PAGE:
These featureless characters are anything but forgettable; they hold our attention despite the fact that we have become sensorially anaesthetised to the high–tech trickery proffered by film and photographic media. Though potentially iconic in a contemporary sense, they are not the highbrow subjects often favoured by the English School of painters Sato makes reference to. 'Maria' (the earliest and largest work in this new series), arms held aloft, is not so much proclaiming that the hills are alive, as resignedly accepting her replicatory fate. A lone stag, pictured in the muted lilac landscape, more single–malt hinterland than natural world, trades on the benign cuddliness of the earlier 'Moomin' series, while operating as a symbol of Western consumption. Oddly though, these works appear quite at home when reproduced in digital format: through the process of downloading the images you experience that fantastical element so hard to define in these spare paintings as they materialise on screen. Many of the adjectives that accurately describe Sato's works (monochrome, melancholic, reductive) do little to explain this preternatural quality.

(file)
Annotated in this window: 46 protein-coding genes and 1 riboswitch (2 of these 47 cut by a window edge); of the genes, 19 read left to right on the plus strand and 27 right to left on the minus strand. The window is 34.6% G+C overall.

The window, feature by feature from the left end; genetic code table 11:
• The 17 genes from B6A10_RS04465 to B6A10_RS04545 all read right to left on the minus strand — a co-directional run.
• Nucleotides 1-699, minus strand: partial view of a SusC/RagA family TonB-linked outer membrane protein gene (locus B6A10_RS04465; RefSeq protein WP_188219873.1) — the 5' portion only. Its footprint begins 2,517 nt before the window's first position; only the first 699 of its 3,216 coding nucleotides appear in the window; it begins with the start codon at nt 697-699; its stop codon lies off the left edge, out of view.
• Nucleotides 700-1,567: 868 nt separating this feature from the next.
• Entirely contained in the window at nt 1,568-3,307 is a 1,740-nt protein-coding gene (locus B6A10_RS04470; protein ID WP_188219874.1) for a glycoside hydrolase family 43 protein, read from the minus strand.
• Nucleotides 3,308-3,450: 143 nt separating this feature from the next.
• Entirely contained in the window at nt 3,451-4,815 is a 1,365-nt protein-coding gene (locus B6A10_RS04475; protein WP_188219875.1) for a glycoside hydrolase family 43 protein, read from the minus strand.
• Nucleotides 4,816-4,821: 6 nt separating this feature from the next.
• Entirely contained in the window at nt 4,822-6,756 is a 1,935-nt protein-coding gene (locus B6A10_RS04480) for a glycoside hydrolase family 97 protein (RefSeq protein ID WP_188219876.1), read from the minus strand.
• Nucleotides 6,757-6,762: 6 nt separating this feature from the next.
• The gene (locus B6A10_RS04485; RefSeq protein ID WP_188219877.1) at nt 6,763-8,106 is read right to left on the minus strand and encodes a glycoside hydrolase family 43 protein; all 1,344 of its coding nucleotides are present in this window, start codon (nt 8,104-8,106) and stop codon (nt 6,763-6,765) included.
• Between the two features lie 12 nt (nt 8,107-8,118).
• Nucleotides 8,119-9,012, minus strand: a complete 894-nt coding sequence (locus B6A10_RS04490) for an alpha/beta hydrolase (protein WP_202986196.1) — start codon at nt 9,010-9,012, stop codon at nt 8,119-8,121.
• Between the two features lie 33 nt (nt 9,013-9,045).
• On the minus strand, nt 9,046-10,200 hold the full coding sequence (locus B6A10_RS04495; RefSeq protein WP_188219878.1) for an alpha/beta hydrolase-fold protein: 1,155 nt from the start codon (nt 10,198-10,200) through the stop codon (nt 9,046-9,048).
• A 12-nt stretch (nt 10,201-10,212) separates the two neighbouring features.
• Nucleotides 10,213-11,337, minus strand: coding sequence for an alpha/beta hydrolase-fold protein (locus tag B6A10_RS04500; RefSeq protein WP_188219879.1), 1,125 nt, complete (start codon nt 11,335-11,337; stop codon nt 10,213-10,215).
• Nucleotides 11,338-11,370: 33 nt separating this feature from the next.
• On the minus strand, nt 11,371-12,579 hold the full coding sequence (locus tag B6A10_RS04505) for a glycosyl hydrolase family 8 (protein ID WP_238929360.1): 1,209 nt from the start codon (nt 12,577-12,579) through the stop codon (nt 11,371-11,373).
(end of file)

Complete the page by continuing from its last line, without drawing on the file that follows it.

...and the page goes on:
It's as easy to fictionalise Sato, as a foreigner living in Britain (she came to London from Japan to study at the Royal Academy Schools in 2000), as it is the characters she chooses to paint. As Ansel Krut points out in a recent issue of the quarterly painting magazine turpsbanana: "it is impossible to disentangle your own associations from her imagery". Sato's otherness is a palpable collaborative force fostered by the artist and projected by the viewer: it is the last component to be stripped from the residue of her painterly characters and the first ingredient absorbed through the viewing process. Upon meeting Sato it is possible to believe that the published protagonists, filmic antiheroes and art historical symbols that dominate these paintings arrive in her life through an alchemical, perhaps fatalistic process. But the fact that they press so many of our sensory buttons is no accident.

© Rebecca Geldard, London, December 2006